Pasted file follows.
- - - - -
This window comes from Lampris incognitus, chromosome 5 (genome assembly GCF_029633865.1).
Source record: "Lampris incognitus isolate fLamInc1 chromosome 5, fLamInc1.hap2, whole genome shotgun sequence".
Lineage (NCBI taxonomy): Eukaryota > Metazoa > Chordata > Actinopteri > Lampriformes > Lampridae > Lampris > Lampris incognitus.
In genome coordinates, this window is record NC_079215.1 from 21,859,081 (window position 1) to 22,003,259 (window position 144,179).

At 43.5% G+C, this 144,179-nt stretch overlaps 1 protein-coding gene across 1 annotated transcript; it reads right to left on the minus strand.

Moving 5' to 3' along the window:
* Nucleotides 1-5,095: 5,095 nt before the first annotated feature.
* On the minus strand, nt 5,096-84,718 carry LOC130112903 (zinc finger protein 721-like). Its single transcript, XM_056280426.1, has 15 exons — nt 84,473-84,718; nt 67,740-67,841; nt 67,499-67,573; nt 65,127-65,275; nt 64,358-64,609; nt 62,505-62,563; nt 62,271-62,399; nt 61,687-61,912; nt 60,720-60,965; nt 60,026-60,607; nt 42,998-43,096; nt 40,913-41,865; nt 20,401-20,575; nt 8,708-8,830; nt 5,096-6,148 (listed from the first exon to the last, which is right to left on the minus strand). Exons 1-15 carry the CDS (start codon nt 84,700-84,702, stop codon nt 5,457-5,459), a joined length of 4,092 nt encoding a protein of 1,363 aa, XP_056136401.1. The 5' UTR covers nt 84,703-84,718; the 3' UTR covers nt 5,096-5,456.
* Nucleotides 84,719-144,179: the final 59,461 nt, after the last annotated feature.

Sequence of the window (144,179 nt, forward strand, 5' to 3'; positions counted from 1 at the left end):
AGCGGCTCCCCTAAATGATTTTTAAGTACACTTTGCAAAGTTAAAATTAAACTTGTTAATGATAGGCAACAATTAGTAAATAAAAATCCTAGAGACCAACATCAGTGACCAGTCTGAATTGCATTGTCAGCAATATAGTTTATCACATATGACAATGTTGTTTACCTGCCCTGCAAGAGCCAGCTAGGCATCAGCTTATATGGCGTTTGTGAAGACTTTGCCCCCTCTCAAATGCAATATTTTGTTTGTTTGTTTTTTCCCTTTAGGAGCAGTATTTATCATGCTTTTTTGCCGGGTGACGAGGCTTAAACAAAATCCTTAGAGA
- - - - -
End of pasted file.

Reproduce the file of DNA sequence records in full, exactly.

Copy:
This window comes from Lampris incognitus, chromosome 5 (genome assembly GCF_029633865.1).
Source record: "Lampris incognitus isolate fLamInc1 chromosome 5, fLamInc1.hap2, whole genome shotgun sequence".
Lineage (NCBI taxonomy): Eukaryota > Metazoa > Chordata > Actinopteri > Lampriformes > Lampridae > Lampris > Lampris incognitus.
In genome coordinates, this window is record NC_079215.1 from 21,859,081 (window position 1) to 22,003,259 (window position 144,179).

At 43.5% G+C, this 144,179-nt stretch overlaps 1 protein-coding gene across 1 annotated transcript; it reads right to left on the minus strand.

Moving 5' to 3' along the window:
* Nucleotides 1-5,095: 5,095 nt before the first annotated feature.
* On the minus strand, nt 5,096-84,718 carry LOC130112903 (zinc finger protein 721-like). Its single transcript, XM_056280426.1, has 15 exons — nt 84,473-84,718; nt 67,740-67,841; nt 67,499-67,573; nt 65,127-65,275; nt 64,358-64,609; nt 62,505-62,563; nt 62,271-62,399; nt 61,687-61,912; nt 60,720-60,965; nt 60,026-60,607; nt 42,998-43,096; nt 40,913-41,865; nt 20,401-20,575; nt 8,708-8,830; nt 5,096-6,148 (listed from the first exon to the last, which is right to left on the minus strand). Exons 1-15 carry the CDS (start codon nt 84,700-84,702, stop codon nt 5,457-5,459), a joined length of 4,092 nt encoding a protein of 1,363 aa, XP_056136401.1. The 5' UTR covers nt 84,703-84,718; the 3' UTR covers nt 5,096-5,456.
* Nucleotides 84,719-144,179: the final 59,461 nt, after the last annotated feature.

Sequence of the window (144,179 nt, forward strand, 5' to 3'; positions counted from 1 at the left end):
AGCGGCTCCCCTAAATGATTTTTAAGTACACTTTGCAAAGTTAAAATTAAACTTGTTAATGATAGGCAACAATTAGTAAATAAAAATCCTAGAGACCAACATCAGTGACCAGTCTGAATTGCATTGTCAGCAATATAGTTTATCACATATGACAATGTTGTTTACCTGCCCTGCAAGAGCCAGCTAGGCATCAGCTTATATGGCGTTTGTGAAGACTTTGCCCCCTCTCAAATGCAATATTTTGTTTGTTTGTTTTTTCCCTTTAGGAGCAGTATTTATCATGCTTTTTTGCCGGGTGACGAGGCTTAAACAAAATCCTTAGAGA